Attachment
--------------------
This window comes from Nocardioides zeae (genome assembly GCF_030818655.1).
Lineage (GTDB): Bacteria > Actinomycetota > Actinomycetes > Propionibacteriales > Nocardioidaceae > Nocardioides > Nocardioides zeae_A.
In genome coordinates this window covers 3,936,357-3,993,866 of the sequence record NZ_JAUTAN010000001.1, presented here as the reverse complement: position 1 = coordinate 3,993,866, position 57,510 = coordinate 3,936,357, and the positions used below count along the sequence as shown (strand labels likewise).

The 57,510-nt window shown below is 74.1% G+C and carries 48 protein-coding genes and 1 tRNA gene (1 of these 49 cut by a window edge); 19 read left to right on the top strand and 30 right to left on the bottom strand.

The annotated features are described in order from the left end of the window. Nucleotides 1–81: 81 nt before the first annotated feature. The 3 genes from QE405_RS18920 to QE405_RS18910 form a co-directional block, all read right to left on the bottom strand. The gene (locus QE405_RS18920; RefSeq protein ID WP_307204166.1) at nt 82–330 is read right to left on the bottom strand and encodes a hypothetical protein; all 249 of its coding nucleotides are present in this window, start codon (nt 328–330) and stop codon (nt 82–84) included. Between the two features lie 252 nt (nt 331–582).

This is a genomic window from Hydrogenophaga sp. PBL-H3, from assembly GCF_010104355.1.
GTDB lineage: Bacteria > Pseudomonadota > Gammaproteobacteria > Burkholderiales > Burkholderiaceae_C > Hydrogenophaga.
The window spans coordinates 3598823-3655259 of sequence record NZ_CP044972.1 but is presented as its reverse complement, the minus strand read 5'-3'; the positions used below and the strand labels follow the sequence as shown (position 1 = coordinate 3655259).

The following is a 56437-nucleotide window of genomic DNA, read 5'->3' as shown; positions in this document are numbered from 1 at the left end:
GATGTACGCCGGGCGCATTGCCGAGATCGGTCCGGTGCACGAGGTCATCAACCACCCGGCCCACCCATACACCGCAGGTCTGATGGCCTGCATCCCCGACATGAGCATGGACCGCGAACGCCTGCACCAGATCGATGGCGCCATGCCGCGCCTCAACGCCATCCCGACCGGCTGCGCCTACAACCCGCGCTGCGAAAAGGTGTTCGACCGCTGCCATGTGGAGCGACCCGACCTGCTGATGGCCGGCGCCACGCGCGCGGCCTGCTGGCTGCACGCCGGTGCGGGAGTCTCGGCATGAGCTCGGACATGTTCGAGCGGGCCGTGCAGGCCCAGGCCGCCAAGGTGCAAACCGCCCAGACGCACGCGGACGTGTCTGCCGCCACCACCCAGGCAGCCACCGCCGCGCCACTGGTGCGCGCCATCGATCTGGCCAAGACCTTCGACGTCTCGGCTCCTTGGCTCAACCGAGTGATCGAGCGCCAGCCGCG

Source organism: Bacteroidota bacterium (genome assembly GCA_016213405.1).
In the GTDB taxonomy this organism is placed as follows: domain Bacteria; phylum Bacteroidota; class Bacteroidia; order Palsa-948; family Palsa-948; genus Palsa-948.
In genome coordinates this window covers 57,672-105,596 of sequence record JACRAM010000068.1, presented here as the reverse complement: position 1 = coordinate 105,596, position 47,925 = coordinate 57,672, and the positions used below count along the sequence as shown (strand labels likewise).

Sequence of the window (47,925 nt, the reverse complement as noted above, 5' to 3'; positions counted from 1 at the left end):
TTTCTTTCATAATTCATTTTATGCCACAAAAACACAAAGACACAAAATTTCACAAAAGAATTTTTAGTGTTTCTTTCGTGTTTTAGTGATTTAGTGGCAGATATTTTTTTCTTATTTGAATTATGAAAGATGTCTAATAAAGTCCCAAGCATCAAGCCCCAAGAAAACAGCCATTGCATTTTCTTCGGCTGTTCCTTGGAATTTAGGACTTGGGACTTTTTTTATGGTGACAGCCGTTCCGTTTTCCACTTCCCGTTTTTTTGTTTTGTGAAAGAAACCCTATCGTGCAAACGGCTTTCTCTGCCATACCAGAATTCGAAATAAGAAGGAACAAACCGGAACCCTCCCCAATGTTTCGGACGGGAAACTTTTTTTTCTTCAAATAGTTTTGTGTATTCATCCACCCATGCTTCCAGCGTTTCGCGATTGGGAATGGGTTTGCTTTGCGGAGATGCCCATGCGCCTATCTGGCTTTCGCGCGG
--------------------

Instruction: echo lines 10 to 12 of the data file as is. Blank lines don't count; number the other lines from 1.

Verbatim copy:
GATGTACGCCGGGCGCATTGCCGAGATCGGTCCGGTGCACGAGGTCATCAACCACCCGGCCCACCCATACACCGCAGGTCTGATGGCCTGCATCCCCGACATGAGCATGGACCGCGAACGCCTGCACCAGATCGATGGCGCCATGCCGCGCCTCAACGCCATCCCGACCGGCTGCGCCTACAACCCGCGCTGCGAAAAGGTGTTCGACCGCTGCCATGTGGAGCGACCCGACCTGCTGATGGCCGGCGCCACGCGCGCGGCCTGCTGGCTGCACGCCGGTGCGGGAGTCTCGGCATGAGCTCGGACATGTTCGAGCGGGCCGTGCAGGCCCAGGCCGCCAAGGTGCAAACCGCCCAGACGCACGCGGACGTGTCTGCCGCCACCACCCAGGCAGCCACCGCCGCGCCACTGGTGCGCGCCATCGATCTGGCCAAGACCTTCGACGTCTCGGCTCCTTGGCTCAACCGAGTGATCGAGCGCCAGCCGCG

Source organism: Bacteroidota bacterium (genome assembly GCA_016213405.1).
In the GTDB taxonomy this organism is placed as follows: domain Bacteria; phylum Bacteroidota; class Bacteroidia; order Palsa-948; family Palsa-948; genus Palsa-948.